# electricity ??

maxximus | 04:39 Fri 28th Jul 2006 | How it Works
in canada we use 240 volt, a ground 2 power wires red/black and a common or neutral white wire. then it is reduced to 120 by using only 1 of the power wires either red or black combined with the others. all lights and outlets or points as you call them are 120 and although you get a fair tingle in a mishap it is not life threatning. now are all lightbulbs in britain also 240 and if so, that would mean one could realisticaly lose there life changing a light bulb. being so easy to reduce it why wouldn't you. thanx!

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Yes all mains power is 240 volt in UK, when you are blessed with a little intelligence you avoid sticking fingers in light bulb sockets and if you are really intelligent you could also turn the switch off first, its not a problem I have ever come across. generally speaking a 240 volt shock is not a big a problem, unpleasant, yes! hurts, yes! very unlikely to kill you but it does happen.
Its perfectly easy to die of electric shock from 120V, let alone 240V. The key issue is the current (amps) flowing through the body, not the voltage experienced. The current flowing is dependent on the resistance to the electricity down to earth potential (ground) which is where the current flows to. So if you have clammy fingers, and are stood bare-foot in a pool of water, the resistance down to earth in any situation is much lower, and the current is larger. This is why in the UK, at least, there are all sorts of additional regaulations placed upon the use of electricity in bathrooms. The regulating body in the UK (the IEE) calculated that a 'safe' voltage, under which one would never expect to die from shock is just under 30V.
Power, in watts, is given by the formula "voltage, multiplied by the current in amps". If you double the voltage, you obtain the same power with only half the current. With a reduced current, you can use thinner wires to conduct the electricity. Think of all the wiring in all the houses and businesses throughout the country - using a higher voltage adds up to a huge saving in raw materials.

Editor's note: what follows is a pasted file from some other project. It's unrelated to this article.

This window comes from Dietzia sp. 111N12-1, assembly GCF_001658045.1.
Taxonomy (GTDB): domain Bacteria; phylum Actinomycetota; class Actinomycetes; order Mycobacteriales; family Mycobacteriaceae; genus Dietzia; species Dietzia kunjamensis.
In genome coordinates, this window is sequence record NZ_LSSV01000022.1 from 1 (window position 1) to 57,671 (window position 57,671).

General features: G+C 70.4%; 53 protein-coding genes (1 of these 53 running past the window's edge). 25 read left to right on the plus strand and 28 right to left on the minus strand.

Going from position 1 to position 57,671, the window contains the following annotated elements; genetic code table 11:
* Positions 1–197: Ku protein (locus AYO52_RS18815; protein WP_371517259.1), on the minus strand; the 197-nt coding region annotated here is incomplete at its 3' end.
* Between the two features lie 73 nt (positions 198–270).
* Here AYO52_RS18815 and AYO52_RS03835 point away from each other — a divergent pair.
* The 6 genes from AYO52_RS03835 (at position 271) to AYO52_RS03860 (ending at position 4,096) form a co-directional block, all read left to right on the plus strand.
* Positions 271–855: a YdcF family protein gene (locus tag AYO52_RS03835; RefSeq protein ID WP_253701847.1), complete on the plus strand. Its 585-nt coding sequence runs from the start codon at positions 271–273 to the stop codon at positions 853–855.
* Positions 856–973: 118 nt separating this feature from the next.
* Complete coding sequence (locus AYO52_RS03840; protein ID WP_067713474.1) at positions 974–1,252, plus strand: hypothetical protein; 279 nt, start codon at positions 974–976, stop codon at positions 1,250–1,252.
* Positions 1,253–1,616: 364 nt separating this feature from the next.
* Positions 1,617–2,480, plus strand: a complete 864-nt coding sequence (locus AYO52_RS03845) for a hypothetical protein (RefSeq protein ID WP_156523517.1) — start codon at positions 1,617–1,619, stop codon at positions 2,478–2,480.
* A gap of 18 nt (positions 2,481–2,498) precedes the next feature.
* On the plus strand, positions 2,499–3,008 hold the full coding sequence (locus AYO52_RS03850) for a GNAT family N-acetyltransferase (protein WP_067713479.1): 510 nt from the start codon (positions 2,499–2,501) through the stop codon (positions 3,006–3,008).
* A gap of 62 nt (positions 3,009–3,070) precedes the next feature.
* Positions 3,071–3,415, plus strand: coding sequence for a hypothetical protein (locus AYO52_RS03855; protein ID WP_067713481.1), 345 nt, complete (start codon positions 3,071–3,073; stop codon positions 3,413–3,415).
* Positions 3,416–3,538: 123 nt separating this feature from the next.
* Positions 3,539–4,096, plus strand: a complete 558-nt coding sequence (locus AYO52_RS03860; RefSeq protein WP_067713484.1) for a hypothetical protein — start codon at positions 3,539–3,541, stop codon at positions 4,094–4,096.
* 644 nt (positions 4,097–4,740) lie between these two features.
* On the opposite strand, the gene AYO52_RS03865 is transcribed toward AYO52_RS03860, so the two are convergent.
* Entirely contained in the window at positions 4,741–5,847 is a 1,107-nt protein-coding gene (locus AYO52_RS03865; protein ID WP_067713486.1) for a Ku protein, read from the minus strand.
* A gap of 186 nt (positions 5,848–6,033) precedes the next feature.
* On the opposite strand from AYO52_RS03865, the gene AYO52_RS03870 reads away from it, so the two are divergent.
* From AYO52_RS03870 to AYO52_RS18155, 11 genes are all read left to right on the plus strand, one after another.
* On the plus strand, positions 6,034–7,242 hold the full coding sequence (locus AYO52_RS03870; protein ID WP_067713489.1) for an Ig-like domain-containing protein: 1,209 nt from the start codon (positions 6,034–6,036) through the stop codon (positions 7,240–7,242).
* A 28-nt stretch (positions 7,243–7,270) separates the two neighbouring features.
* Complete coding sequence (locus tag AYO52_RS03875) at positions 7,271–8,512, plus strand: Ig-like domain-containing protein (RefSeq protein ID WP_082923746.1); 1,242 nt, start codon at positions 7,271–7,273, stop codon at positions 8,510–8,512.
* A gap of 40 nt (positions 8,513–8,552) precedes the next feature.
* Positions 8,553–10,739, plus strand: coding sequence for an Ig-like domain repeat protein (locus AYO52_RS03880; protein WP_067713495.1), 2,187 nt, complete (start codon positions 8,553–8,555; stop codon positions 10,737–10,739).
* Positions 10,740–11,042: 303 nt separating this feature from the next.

You may have come across some electrical items for the kitchen, 'Made in Japan', and wondered why they have such thick and heavy cables attached. The mains voltage in Japan is only 100 volts, so the cable has to be able to take a correspondingly higher current.
Question Author
thank you ratter, you may be soley responsible for saving my life down the road, although my point was by going to 120 there is no need for a switch at the outlet. i understand your point about amperage heathfield but i don't get how it relates to raw materials. here once it is brought to the main panel in the home, major appliances, stove, dryer some shop tools are powered by an 8 gauge or no smaller than 10 gauge 4 strand wire. all other fridge, washer, hot water tank, furnace etc. including all outlets and lights are powered by small sometimes 12 but usually 14 gauge 3 strand wire which is less raw material on the whole. if i'm understanding your point. most appliances have as small as 16 guage and lamp chord for lighting is thin 18 guage. so being as a wire has to be run to any point that needs power, i am still not clear on why you would use a more dangerous power source at a point like a light bulb. are ther many instances of people suffering serious shock in their home, or are british people raised to be a little more fearful and respectful of electricity, or is it more to do with european market as apposed to north american market with the regards to the sale of large and small appliances. thanks for you replies cheers!
The method you describe for halving the voltage in Canadian homes works presumably because you have a two phase supply, each phase being 120 volts. In the UK the supply is single phase 240 volts, so simply connecting the ground and one of the other wires would not produce the same result. In the UK the other wires are Live and Neutral (the neutral wire is grounded at the transmission point, so the only voltage between ground and neutral will be that caused by resistance in the transmission system (generally this amounts to a few volts). On the other hand the voltage between the gound and the live wire will be of the order of 240 volts (depending again on resistances with in the system)
Question Author
yes we use single pole breakers(single phase) and double pole breakers(2 phase) at the transmission point or panel as we call it. i didn't know you only used single phase but it can be split using a double pole breaker. so my question still hasn't been answered. i have been curious about this for years, so can anyone give me a clearer understanding? and thanks for your answer roger wilco.